Readers of ORCRO may find some interest and amusement in the following “anti-satanist” new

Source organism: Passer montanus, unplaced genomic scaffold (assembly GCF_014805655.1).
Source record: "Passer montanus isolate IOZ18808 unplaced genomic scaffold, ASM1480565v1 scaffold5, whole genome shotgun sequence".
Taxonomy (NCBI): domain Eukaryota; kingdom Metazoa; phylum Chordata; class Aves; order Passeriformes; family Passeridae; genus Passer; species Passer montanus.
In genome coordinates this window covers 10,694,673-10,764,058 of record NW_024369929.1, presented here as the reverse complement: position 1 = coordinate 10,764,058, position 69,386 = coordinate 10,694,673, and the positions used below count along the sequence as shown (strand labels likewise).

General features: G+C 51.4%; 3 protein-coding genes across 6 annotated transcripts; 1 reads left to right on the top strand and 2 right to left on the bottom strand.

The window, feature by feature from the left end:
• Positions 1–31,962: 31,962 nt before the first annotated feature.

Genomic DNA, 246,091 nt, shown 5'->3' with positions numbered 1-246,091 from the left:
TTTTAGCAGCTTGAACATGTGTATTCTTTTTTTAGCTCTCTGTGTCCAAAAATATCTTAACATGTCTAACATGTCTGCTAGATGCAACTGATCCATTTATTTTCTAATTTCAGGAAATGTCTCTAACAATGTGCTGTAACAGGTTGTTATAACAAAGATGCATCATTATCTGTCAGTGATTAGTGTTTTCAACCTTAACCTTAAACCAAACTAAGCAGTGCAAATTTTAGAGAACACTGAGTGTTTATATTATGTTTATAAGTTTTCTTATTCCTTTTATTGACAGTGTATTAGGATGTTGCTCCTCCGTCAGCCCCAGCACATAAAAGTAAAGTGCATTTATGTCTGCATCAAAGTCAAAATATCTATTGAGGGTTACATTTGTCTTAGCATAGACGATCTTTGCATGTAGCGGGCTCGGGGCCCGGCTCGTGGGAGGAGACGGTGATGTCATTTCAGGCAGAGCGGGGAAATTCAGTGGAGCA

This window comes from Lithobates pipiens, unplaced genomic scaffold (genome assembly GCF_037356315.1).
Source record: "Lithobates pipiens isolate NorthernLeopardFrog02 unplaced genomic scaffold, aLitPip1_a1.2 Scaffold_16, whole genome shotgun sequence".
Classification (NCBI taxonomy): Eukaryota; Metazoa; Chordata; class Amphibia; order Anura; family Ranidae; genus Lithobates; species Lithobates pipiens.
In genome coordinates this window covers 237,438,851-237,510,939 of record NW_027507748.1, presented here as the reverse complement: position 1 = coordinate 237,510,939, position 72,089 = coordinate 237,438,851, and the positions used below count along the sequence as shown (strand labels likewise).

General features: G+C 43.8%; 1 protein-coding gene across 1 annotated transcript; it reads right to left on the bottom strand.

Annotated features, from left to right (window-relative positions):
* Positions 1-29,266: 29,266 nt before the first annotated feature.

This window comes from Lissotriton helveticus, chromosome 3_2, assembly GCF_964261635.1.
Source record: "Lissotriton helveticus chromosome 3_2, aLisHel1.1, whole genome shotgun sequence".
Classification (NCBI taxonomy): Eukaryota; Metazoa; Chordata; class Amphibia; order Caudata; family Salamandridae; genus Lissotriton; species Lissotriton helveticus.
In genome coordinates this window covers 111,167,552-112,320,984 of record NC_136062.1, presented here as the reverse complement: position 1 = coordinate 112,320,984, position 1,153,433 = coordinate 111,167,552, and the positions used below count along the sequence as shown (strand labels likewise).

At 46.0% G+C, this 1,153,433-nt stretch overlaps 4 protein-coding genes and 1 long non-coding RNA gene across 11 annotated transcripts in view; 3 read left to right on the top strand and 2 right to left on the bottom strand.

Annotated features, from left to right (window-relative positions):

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Readers of ORCRO may find some interest and amusement in the following “anti-satanist” newspaper story, which appeared in 1923. Oh well, the more things change, they more remain the same. And other truisms. This is of course the story of Victor Neuberg, and it is interesting to note that sufficient documentation has come to light, since 1923, to totally refute all the allegation made concerning this matter. That may be, but readers of ORCRO will be interested to know that Tim Tate, researcher for the Cook Report programme, “The Devil’s Work”, refered in all seriousness to this matter in a private letter (which we happen to have on file) as a justification for the out of context quotations of Crowley which appeared in that programme. It is interesting to note that following the revelations of the Independent on Sunday late last year, Mr Tate contacted that paper, claiming that he had certain proof that genuine cases of Satanic Ritual Abuse exists. He named a name, and claimed copyright on the information, possibly hoping to make a deal. The press reports relating to that case are appended following the 1923 article that concerns Mr Crowley. One gathers that Mr Tate was mistaken… NEW SINISTER RELATIONS OF ALIESTER CROWLEY, ‘VARSITY LAD’S DEATH. Enticed to “Abbey” Dreadful Ordeal of a Young Wife Crowley’s Plans [ From The Sunday Express Of 25 February, 1923 ] The revelation in the Sunday Express of obscene orgies carried on by Aliester Crowley - “The Beast 666”, as he styles himself - in his “abbey” at Cefalu, Sicily, have been followed by a sinister and tragic happening. Information has just reached this newspaper of his two latest victims. One of them, a brilliant young English university man, a writer, is dead. His young wife, a beautiful girl prominent in London artistic circles, arrived in London two days ago in a state of collapse. She is unable to give more than a hint of the horrors from which she has escaped. Worse Horrors Still She said, however, to a Sunday Express representative yesterday that the story of Aliester Crowley’s sexual debauches and drug orgies as published in this newspaper far understates the real horror of the life in the “abbey” at Cefalu, where he keeps his women and practices black magic. This young girl, whose name and that of her husband the Sunday Express withholds in deference to the parents’ sorrow, said that Crowley offered her husband a secretarial post last autumn when in London. The Beast is possessed of a persuasive smile and suave manners. The young couple had no idea of the true character of the place to which he was inviting them. As the offer seemed to mean travel and congenial work the young husband - a boy of twenty-two accepted it. Once they were in Sicily, however, they found they had been trapped in an inferno, a maelstrom of filth and obscenity. Crowley’s purpose was to corrupt them both to his own ends. They resisted him and his women with all the strength they could summon. The wife was forced to do the cooking and kitchen work for the nine people in the house. Turned Out Then suddenly the boy husband fell ill of enteritis, due to the insanitary conditions there, and was too weak to be removed. The girl-wife was left alone to fight the Beast 666. Since she defied him in every way and managed to keep herself clear of the beastialities of the house, he turned her out one night. All that night she was unable to return to the “abbey” on the hills above Cefalu to tend her dying husband. Two days later the boy was dead. The girl who had made so courageous a fight against the Beast who sought to destroy her was given money by the British Consul to return to England. Crowley was obliged to let her go. But he made dire threats of vengence if she told what she knew. She has not told anything more than has already been published in this newspaper, but she is still in danger from the Beast. The Sunday Express is putting the facts of this tragic case in the hands of Scotland Yard. Child Spectators It is among the clean minded and inexperienced that he seeks his victims. This latest tragedy has brought to light the fact that the Beast 666 has laid all plans for establishing a colony of Oxford youths at Cefalu. There it is supposed he will initiate them into the obscene rites of his own unspeakable brand of black magic. It is hoped that these latest plans may be frustrated. But Crowley, in sending out his invitations to young Oxford men to come to Cefalu, knows how to word them enticingly, and leaves out any hint of the unspeakable facts of his “religion” until such time as he has had his victims fairly in his clutches. The facts are too unutterably filthy to be detailed in a newspaper, for they have to do with sexual orgies that touch the lowest depth of depravity. The whole is mixed up in a hocus-pocus of doubtful mysticism, of which Crowley is “the Purple Priest.” Children under ten, whom the Beast keeps at his “abbey,” are made to witness horrible sexual debauches unbelievably revolting. Filthy incense is burned and cakes made of goats’ blood and honey are consumed in the windowless room hung with obscene pictures collected all over the world, saturating himself with drugs. The Beast’s Hope An interesting piece of information has just reached the Sunday Express. Crowley has outgrown the “abbey” at Cefalu. He desires to extend his activities, but lacks the money to do so. He put the problem before some spirits that attend his magic rites. “Sue the Sunday Express for ú5000 and build a new ‘abbey’ with the money” came the command. The Beast foresaw difficulties. He could not risk bringing suit himself, for all the statements made in the newspaper were correct. If they had not been he would have brought suit long ago. Yet the spirit was insistent. “ú5000 for a new abbey!” So the Beast is sending on of his women to London to see what she can do. The Sunday Express promises Crowley that it intends to persue its investigations with the utmost ruthlessness, and that it will endeavour to supply him with considerable further material on which to base any action which he may care to bring.